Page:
Victoria COVID LIVE updates: First day of state-wide lockdown begins as authorities rush to contain COVID-19 outbreak
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Tough on the little ones
While we are on the subject of children, it could be because I’m a parent to little ones myself but the thought of these little kids who missed birthday parties last year and now are set to miss another one this year was just really sad.
While Carolyn Webb spoke to some kids in the same boat including little Zoe Davidson who stoically told her mates that the “government had cancelled the party”.
Mandi Davidson with daughter Zoe, 4, who will miss out on a birthday party for the second year.Credit:Eddie Jim
You can read Carolyn’s story here.
Our arts editor Nick Miller described it really well in this piece about his own little Miss 5 whose Saturday party copped a COVID-19 cancellation.
Lottie has loved it all, and for months has anticipated her turn. Asking several times a week exactly how many days to her birthday. Looking forward to seeing her grandmother and uncle and aunt who’d booked to fly down from Sydney.
She’s been drawing individual pictures on all the party bags, which are ready and packed with treats.
She’s discussed, at length, her desire for a monkey-shaped cake, to team with the jungle theme, and she’s chosen which jungle animal face mask to wear.
I don’t know how she’s going to take the news. I hope she buys the spin, that the party will happen, just not quite yet. And, after all, that’s true.
Expert blasts school closures
Right across around the state today there’ll be a lot of parents granting extra screentime to children as they juggle working from home and warily eyeing next week’s resumption of remote schooling.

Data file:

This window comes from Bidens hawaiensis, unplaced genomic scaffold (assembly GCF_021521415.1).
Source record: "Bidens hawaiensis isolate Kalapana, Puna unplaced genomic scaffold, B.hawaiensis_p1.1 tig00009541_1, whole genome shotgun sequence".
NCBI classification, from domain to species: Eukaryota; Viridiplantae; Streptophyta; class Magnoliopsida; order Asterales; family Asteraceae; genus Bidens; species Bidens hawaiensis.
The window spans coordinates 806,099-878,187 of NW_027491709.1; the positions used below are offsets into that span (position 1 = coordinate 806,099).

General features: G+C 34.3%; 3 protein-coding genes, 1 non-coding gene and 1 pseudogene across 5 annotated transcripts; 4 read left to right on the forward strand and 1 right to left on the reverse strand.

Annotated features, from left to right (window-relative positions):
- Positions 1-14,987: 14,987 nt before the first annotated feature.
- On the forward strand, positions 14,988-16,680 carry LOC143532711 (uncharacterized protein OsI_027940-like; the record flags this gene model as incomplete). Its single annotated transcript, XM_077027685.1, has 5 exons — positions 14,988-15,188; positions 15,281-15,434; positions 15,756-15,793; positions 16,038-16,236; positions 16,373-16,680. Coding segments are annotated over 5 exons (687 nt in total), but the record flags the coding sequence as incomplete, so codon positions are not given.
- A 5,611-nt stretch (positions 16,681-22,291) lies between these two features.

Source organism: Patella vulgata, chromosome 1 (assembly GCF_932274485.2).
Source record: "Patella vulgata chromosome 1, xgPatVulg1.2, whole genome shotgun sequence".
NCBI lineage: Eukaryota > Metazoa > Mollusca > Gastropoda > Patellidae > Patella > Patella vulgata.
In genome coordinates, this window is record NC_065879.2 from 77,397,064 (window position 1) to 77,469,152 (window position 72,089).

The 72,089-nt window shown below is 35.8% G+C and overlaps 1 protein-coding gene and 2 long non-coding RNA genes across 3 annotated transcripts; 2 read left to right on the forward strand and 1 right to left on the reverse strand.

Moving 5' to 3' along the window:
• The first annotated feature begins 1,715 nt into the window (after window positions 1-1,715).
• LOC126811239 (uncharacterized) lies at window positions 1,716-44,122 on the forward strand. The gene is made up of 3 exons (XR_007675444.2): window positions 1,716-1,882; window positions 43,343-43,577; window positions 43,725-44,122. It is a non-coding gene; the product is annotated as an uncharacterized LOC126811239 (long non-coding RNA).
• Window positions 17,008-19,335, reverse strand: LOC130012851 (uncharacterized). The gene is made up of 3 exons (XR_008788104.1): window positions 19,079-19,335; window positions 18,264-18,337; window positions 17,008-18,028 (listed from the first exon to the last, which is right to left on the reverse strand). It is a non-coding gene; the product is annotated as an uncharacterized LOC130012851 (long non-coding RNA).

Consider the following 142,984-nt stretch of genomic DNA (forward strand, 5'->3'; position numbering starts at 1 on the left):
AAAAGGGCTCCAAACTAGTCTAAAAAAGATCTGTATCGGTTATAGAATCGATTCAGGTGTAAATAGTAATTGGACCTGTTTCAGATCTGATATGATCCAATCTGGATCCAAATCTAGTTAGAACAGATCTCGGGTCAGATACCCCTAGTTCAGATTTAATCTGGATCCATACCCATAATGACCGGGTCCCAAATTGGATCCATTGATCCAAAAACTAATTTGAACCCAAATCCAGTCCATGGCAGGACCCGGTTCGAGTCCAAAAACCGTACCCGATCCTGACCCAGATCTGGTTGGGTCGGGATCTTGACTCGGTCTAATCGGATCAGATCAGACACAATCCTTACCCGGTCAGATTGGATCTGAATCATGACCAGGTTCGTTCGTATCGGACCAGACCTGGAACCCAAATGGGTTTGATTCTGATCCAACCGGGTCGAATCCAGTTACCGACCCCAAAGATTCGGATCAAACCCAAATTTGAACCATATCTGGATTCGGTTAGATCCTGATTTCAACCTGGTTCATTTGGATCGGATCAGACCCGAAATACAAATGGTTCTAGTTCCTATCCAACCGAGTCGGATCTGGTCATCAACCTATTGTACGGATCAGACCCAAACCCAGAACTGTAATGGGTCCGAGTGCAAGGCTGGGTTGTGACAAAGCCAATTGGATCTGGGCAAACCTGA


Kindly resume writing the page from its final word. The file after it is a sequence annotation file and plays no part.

The Age education editor Adam Carey reports this morning that the government’s move to have most children learning from home has sparked sharp criticism from an expert who lead a review of last year’s closures. Here’s a bit of what his story says:
An expert on school closures and child mental health has lambasted the Andrews government for imposing a blanket return to remote learning, arguing it is a disproportionate approach that risks doing long-term emotional harm.
Murdoch Children’s Research Institute group leader Fiona Russell led a study of COVID-19 school closures last year that recommended a traffic light system that would permit schools to stay open in areas where community transmission is low.
Remote learning is back for five-year-old Estelle (left). Her mother Alex Kirby thinks her daughter is well-placed to cope.Credit:Jason South
The report found that of 1 million enrolled students in Victoria, 337 or 0.03 per cent had a coronavirus infection linked to a school outbreak last year, while 1635 infections were linked with childcare and schools in some way.
It recommended that schools be closed “as a last resort” and a staged mitigation strategy be adopted to open where safe, through measures such as physical distancing, masks and class bubbles.
Professor Russell said she was extremely disappointed that the report’s recommendations had not been adopted, suggesting chief health officers had failed to put in place a COVID plan for schools six months after the last extended lockdown.
“In terms of a blanket closure of all schools in Victoria, I do not understand why that is happening at all,” she said.
Schools should be opened or locked down based on their proximity to community cases, with priority given to keeping primary schools open given the low rate of infection among young children, Professor Russell said.
You can read the full article here.
Reshaped vaccine rollout could be considered